(1) 7-Day Power Reserve: I think that this plays well into the deck watch aesthetic. If time is of such importance, it is only logical to create a movement with a power reserve that will be difficult to deplete.
    (2) Legibility: the watch definitely strives for legibility, and I do not think there is any doubt about that.

    But what about accuracy? As other posters have mentioned, the 50010 movement is notorious for its problems with accuracy—I have heard that +10-+20 seconds a day is commonplace. In my mind, this plays directly against your “Germanic” ethos that IWC supposedly strives so hard for.

    Just for kicks, I think the PERFECT ‘case study’ for this is a quick look at the JLC P478B/WSbr (also used by VC; Dufour based his design for the simplicity on it). Specifically, lets look at the Geophysic. The Geophysic was made for scientists, and focused on “extreme precision” and anti-magnetism. The Geophysic had the following characteristics. A precise watch must be regulated, thus there was a large compensated balance, swan neck regulator, and a Breguet end curve spiral. An accurate watch should be set to the second, thus the second hand was hacking. And a precise watch should be readable, thus it had a very clear dial design and central seconds. The watch was always a tool watch though, and the bridges had anglage without any superfluous ornamentation. For example, no cotes de geneve. Why? Geneva stripes are PURELY ornamental.

    [​IMG]
    [​IMG]

    I guess what I am trying to say, is that what bothers me about IWC is that the form follows function ethos is not necessarily followed up. You say that their ethos is “Germanic,” yet both design-wise and in regards to finishing the watch does not do nearly as much as it could to remain coherent. With such a HUGE movement, why isn’t the balance wheel larger? If you are going to make such a giant movement, do it for a reason!
     
  5. Newcomer

    Newcomer Senior member

    Messages:
    5,133
    Likes Received:
    4,428
    Joined:
    Mar 30, 2009
    

    Oh I am definitely in the same camp as you--there are several IWCs I would love to pick up, such as the 5001. That is one watch I seriously plan on kopping one day. I also think I would rock the shit out of the Big Pilot!

    I guess my problem is that they are eschewing their history for a different market. I just wish that they continued to make their dressier watches, instead of focusing all of their efforts on the "big watch trend." Why on earth does the Portuguese Hand Wound need to be 44mm?

    [​IMG]

    I just love some of IWC's historical designs, and it makes me sad that they are either getting rid of them or "overly" modernizing them. I just do not want them to deviate from their aesthetic too much. It is just frustrating when you see a company changing before your eyes!
     
  6. RogerP

    RogerP Senior member

    Messages:
    8,338
    Likes Received:
    5,719
    Joined:
    Nov 1, 2012
    Location:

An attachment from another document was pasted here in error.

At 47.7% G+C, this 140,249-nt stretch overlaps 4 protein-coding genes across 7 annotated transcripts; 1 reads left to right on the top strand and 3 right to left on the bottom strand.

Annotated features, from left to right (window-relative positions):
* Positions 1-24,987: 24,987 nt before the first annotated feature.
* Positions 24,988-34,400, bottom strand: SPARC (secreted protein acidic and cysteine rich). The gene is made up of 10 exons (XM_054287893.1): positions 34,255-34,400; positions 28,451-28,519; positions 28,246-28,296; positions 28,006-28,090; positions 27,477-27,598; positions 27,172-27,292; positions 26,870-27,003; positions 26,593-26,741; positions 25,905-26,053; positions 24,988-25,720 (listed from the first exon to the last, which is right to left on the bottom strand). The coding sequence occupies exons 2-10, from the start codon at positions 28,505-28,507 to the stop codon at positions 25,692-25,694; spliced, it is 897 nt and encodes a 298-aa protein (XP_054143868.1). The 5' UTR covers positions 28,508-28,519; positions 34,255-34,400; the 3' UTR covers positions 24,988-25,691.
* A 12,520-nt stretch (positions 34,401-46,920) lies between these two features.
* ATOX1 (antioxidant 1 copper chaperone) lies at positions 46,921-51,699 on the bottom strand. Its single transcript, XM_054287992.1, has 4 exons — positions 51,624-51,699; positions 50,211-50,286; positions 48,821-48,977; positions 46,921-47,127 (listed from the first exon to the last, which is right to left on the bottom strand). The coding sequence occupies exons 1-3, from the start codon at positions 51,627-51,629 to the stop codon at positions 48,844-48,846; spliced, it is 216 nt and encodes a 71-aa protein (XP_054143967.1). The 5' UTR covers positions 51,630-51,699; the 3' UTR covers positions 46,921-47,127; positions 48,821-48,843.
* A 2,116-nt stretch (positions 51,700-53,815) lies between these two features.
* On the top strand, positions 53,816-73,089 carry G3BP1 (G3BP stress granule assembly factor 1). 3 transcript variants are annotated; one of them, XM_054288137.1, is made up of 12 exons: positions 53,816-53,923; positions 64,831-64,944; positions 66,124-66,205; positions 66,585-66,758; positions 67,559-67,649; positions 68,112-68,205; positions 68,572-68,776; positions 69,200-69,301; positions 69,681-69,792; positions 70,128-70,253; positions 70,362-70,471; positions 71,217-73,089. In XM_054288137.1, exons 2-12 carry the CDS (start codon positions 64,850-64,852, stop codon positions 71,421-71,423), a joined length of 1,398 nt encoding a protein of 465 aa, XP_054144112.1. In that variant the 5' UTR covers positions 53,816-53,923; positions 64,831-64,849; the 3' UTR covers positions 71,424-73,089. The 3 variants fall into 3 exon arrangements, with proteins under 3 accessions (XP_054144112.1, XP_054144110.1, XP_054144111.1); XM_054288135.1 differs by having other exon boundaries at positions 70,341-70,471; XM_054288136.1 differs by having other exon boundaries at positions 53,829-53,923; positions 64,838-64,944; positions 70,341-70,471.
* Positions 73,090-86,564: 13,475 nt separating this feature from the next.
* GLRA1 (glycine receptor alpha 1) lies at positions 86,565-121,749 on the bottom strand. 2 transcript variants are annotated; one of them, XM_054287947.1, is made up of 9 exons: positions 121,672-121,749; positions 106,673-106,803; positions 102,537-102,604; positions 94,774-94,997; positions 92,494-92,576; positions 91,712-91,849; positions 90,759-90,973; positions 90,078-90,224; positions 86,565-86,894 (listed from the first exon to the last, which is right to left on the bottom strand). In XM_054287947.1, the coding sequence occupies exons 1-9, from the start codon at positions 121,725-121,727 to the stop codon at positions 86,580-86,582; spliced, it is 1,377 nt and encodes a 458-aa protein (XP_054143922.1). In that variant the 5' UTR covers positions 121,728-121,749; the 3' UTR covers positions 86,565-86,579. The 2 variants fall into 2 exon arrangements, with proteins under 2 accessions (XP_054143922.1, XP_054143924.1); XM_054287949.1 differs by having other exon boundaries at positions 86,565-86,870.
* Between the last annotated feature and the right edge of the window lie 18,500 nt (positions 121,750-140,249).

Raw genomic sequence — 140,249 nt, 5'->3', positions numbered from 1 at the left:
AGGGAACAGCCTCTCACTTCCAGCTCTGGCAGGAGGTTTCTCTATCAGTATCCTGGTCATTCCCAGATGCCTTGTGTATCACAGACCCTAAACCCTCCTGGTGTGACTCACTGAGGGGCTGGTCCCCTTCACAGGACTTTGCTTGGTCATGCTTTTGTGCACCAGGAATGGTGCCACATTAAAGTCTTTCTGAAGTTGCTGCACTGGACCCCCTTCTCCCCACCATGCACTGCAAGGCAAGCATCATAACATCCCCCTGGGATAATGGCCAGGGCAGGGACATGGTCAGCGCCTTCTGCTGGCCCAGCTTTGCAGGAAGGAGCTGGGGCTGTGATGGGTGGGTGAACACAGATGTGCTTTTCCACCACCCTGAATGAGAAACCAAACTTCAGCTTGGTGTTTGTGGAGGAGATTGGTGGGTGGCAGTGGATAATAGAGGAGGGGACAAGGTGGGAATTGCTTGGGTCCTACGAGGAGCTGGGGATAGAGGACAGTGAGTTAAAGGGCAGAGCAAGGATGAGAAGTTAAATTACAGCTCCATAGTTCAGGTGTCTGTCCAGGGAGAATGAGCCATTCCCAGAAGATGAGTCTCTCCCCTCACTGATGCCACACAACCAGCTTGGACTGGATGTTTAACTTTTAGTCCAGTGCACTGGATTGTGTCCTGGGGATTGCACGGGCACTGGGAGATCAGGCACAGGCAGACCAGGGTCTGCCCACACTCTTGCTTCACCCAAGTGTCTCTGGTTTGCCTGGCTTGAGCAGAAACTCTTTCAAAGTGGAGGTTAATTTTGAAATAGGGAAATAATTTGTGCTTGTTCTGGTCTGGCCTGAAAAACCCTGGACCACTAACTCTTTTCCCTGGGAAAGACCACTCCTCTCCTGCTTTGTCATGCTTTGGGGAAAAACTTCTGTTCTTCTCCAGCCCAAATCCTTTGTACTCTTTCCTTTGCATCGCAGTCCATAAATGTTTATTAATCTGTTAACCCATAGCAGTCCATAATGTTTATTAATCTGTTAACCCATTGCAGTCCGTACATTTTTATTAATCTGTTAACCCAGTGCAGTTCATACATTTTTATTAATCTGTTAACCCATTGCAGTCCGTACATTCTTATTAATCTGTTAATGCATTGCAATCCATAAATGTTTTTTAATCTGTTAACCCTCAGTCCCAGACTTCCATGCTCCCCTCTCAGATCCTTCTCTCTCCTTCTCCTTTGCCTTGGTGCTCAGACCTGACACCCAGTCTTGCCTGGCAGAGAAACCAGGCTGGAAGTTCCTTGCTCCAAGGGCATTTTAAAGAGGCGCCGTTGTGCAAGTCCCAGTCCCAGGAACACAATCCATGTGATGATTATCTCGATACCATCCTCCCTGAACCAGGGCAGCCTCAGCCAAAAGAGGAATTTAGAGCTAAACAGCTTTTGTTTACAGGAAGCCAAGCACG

Oakville, Ontario, CANADA
    You've probably touched upon the the three elements that contribute most to disenchantment with IWC.

    1) Accuracy - for a company that use to pride itself on better-than-chronometer paramaters for accuracy, the performance of recent movements has been disappointing.

    2) For those that were "with" IWC before the current direction shift (my lovely and elegant 3531 would have no place within their current design aesthetic), the change isn't geneally welcomed as a positive.

    3) IWC used to impress as a serious manufacturer dedicated to horological advancment. Now they present as almost frivolous with their endless parade of celebrities, glamour parties and fashion model shots. The focus seems more on branding than upon craftsmanship. It may well prove to be ultimately successful for their bottom line, but has (as you noted) been polarizing.

    All that said, I don't think IWC attracts nearly the flack of some other premium brands. Their watches still have the cool factor. Were I in the market for a big pilot watch, the Big Pilot would be high on the list.
     
  7. Dino944

    Dino944 Senior member

    Messages:
    3,677
    Likes Received:
    1,992
    Joined:
    Dec 24, 2011
    Location:
    Rhode Island
    Entertaining.
    [​IMG]
    I find your defense of IWC's interesting in terms of them being as you describe IWC as on a "More serious, engineered approach." IMHO, that might seem more true if their collections had not become more a styling exercise (and a tremendously disappointing one at that in recent years). Not to mention in terms of more serious approach...these guys milk everything they can out of silly looking limited editions....the Prada Edition, the Cousteau, the Boris Becker, etc etc etc.

    I see nothing wrong with more hand workmanship and as you suggest embellishment. In terms of honesty, lets not forget, the less they do to embellish or decorate a movement,the less labor intensive and costly it is for them and the faster they can pump them out.